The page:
Wednesday, 7 May 2014

Discussion: The Mink 3D Printer Will Print Any Colour Cosmetic and Disrupt the Cosmetic Industry

This is a post I started on a whim but I just read an article and watched the corresponding video of Grace Choi, a Harvard woman who has designed a 3D printer that will print 3D, fully usable makeup in any colour straight from your home computer, phone, tablet or camera; pretty much any device that can be hooked up to a printer.

Read the article and watch the video here and see what you think! Let's have a little discussion on it~

I like Grace; she's very straightforward, cuts to the chase, isn't afraid to say that most premium cosmetic markup is bullshit and you can see she's a bit nervous in an adorable way by the way she accidentally changes one slide too many and messes up her words. The demo of the Mink is very good and she's very good at answering tough questions the judges pose to her (unfortunately there's a question at the end I really wanted to know the answer to but they ran out of time).

When the Mink is fully functional and on the market, it will be able to print any cosmetic type in any colour for you, right at home from your computer. Foundation, eyeliner, eyeshadow, mascara, lipstick, blush, cream formulations - essentially you can make any product you'd ever need in cream, liquid, powder, gel and probably more forms. Don't like powder eyeshadows? Make yourself a cream one, honey. Try a gel foundation or concealer. With the Mink printer, you could actually make any liquid, cream, gel or powder pigment for any use. There's a reason premium brands like Illamasqua just call them 'Cream Pigment' - because the uses are limitless; use 'pigments' on your eyes, as contour & highlighting products, on your lips, whatever. Some items I'd make for sure would be a super pale, natural looking foundation, a greyish-brown cream contour product and more lipstick/lipgloss shades than I'd know what to do with.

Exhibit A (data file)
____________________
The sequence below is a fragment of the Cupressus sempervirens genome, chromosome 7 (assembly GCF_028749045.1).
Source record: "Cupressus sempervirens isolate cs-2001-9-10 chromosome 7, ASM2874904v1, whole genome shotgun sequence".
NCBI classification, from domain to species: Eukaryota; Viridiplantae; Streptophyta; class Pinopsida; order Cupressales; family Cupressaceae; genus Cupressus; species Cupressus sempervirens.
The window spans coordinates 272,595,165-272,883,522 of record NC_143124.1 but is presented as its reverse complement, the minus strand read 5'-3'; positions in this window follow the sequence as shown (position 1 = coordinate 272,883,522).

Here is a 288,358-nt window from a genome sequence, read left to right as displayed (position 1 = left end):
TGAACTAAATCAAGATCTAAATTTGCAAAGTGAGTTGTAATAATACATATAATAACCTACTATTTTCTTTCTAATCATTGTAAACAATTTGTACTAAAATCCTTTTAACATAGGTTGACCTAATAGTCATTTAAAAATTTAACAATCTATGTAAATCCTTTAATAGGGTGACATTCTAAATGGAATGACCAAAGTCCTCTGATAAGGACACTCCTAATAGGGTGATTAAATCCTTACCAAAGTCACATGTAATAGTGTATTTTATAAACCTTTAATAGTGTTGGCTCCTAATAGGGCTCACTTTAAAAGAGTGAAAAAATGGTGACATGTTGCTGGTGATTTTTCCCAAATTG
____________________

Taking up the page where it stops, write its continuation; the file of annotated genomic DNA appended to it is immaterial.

The Mink looks so awesome and I'd definitely love to see it demonstrated fully and even buy one if they were distributed in the UK (the concept retail price for a Mink printer is $300 with the ink refills/accessories sold for a reasonable price). Grace's aim for the printer seems to be not about making as much profit as possible from this, it's to disrupt the cosmetic industry (some might argue only the premium cosmetic industry) and make people question why they pay so much for their cosmetics.

There's one thing, however, that I'm not sure on - Grace's motive for creating the Mink printer was that she discovered most premium brand price markups are bullshit - more commercially available and in-demand colours are cheaper to buy in volume, which is why cheap brands don't tend to sell bright red eyeliner or lime green lipstick as they don't sell well; if you wanted these items, you'd more than likely have to go a premium cosmetic brand, like Limecrime, Sugarpill or Illamasqua. Having the Mink printer at home would erase all of this trouble and cosmetic differentiation; you'd simply be able to select a hex code for a colour you like (say, on a photo of a makeup product or even just a random colour), copy & paste it onto any image editing software and print it out like a normal piece of paper.